But I want my travels to have more meaning than just a trail of jobbies. I want to make a difference too.
It is for this reason that we contacted Mercy International to enquire about volunteering at their home for children affected by HIV in Khon Kaen, north-eastern Thailand.
The idea of visiting Khon Kaen for a spot of feel-good-about-ourselves charity work, came from reading an excellent blog by a couple who have recently done a very similar journey to us but have been blessed with the ability to write readable and thoroughly educational blogs that don’t rely on toilet humor in the slightest. I suggest, therefore, that if you wish to learn something about traveling and the strange exotic countries we’ve
Stevie Wonder/Elton John, On Nut (appropriately), Bangkok
Susie's ENORMOUS comedy sunglasses provided us with hours of entertainment. I've never sung so many Elton John songs. This is Vik doing her impression of Stevie Wonder flossing his teeth on the night he won a Grammie.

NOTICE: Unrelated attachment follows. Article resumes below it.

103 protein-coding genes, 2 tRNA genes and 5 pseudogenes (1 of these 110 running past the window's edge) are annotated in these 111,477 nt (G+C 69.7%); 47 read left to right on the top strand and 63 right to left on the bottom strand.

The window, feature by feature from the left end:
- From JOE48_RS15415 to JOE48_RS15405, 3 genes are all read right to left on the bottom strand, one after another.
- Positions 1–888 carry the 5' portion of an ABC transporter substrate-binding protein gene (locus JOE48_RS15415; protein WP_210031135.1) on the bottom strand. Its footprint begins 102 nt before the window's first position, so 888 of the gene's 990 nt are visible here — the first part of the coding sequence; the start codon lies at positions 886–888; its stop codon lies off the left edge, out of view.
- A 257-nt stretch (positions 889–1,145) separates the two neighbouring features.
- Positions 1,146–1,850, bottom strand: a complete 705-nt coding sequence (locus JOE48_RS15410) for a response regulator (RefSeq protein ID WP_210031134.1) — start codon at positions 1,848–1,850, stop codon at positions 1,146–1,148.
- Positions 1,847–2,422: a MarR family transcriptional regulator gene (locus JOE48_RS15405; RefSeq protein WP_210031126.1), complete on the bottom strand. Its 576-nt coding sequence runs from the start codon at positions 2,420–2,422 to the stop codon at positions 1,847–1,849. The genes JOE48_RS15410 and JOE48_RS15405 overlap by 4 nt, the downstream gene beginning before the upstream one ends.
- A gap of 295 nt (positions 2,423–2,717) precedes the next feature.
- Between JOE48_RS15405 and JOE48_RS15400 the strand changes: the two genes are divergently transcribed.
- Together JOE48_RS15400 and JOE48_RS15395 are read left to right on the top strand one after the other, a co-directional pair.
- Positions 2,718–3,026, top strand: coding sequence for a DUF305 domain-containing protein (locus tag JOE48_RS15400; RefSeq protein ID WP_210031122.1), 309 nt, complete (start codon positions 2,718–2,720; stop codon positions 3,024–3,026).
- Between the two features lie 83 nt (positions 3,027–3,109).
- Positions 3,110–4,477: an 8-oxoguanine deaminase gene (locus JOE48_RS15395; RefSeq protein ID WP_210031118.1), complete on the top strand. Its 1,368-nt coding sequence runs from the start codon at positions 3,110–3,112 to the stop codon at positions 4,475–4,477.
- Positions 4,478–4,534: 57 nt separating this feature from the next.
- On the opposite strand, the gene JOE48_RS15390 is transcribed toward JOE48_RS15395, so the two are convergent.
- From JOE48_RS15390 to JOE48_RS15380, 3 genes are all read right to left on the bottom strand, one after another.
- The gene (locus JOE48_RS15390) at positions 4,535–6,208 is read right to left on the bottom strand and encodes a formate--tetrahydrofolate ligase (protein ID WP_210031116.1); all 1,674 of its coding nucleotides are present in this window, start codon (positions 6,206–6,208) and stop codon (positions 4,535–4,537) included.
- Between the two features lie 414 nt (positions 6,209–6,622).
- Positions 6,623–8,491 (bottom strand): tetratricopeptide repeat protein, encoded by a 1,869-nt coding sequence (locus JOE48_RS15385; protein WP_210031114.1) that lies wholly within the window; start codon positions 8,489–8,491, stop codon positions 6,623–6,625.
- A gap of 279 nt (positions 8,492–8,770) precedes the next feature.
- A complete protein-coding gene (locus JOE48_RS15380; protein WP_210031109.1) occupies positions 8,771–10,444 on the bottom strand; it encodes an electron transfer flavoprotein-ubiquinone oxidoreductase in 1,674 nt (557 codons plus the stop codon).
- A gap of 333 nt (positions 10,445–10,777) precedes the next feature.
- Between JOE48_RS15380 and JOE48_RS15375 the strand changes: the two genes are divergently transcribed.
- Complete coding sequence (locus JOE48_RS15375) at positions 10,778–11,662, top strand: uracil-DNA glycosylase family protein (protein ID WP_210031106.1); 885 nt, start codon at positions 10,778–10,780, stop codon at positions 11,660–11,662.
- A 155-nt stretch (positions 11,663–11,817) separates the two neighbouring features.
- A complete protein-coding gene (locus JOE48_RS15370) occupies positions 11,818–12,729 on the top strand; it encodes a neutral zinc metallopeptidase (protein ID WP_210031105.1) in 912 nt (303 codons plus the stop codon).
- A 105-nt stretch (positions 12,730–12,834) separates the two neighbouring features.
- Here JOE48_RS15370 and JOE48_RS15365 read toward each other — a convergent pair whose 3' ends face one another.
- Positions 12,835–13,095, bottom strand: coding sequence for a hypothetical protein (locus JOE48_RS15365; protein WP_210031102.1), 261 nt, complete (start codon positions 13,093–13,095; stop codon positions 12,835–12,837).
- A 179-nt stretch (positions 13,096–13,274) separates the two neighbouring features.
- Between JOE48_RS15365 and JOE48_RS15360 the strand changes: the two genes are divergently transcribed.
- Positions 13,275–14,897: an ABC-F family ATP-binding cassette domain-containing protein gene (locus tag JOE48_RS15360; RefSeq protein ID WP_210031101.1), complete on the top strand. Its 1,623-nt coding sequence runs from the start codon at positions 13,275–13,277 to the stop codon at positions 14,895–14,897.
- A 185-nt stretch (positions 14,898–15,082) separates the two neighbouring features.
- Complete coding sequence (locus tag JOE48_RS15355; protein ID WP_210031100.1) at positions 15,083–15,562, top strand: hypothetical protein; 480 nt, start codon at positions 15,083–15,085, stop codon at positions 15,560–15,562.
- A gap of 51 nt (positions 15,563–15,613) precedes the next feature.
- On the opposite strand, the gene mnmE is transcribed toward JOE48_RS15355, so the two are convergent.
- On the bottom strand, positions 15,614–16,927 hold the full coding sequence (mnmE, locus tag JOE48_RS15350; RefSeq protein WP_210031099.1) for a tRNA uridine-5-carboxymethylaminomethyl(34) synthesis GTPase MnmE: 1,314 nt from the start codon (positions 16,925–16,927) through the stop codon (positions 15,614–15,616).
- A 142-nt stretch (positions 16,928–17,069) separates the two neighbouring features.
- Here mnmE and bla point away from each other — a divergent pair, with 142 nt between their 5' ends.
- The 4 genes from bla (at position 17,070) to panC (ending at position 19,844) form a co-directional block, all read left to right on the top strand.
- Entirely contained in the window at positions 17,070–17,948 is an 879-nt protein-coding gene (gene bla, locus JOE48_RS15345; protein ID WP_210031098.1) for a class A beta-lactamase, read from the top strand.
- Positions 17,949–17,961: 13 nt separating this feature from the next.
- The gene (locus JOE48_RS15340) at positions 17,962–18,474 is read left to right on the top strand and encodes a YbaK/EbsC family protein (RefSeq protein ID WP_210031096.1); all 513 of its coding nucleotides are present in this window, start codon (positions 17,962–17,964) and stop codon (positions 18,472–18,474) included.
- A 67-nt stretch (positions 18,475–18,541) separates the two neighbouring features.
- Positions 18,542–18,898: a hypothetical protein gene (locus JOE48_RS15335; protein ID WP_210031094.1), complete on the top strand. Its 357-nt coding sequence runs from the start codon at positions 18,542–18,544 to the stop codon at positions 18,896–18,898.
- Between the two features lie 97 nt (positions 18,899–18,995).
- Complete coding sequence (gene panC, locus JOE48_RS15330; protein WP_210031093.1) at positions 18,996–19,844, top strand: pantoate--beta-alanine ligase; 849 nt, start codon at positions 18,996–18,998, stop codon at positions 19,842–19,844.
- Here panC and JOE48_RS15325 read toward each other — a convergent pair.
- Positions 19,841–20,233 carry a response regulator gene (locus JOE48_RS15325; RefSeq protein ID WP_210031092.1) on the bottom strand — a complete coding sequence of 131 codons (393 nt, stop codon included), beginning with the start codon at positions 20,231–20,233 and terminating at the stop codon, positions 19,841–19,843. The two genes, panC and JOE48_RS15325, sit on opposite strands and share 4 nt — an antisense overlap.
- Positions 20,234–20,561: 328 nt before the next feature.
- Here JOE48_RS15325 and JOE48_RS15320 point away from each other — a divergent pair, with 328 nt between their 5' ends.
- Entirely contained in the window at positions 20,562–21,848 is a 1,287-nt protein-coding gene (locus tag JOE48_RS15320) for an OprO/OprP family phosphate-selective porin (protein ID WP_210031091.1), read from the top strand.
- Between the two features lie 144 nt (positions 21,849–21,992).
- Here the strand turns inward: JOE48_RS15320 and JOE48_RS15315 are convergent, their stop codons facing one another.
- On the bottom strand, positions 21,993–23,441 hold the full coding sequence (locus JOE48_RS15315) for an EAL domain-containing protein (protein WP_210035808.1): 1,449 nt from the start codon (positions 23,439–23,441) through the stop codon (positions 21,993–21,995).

been visiting, rather than feeling compelled to read about Sheryl Crow’s bathroom habits, Dal and Ab’s blog is for you.
Mercy International is essentially a Christian charity and I have always had a bit of a problem with religion and tend to think of it as a divisive rather than charitable entity. Religion promotes bigotry. Religion starts wars. Religion creates extremism. And Religion ruined the weekend. Saturdays were great when I was little - you could settle down infront of the telly with your burger, beans and chips and watch “Catchphrase” followed by “The A-Team”. On Sundays though it was carrots and brussel sprouts in front of “Antiques Roadshow” (which I could just about live with) followed by bloomin’ “Songs of Praise”. I mean who in their right mind would schedule a programme like “Songs of Praise” for peak time on a Sunday evening? No, religion never redeemed itself in my eyes.
I remember when “Songs of Praise” came to our home town. Usually on a busy Sunday, in a town of sinners like Fort William, I imagine the Duncansborough Church would get a congregation of three or four down and outs looking for some potato soup and
The Best Food Hall in the World?, Siam Paragon Centre, Bangkok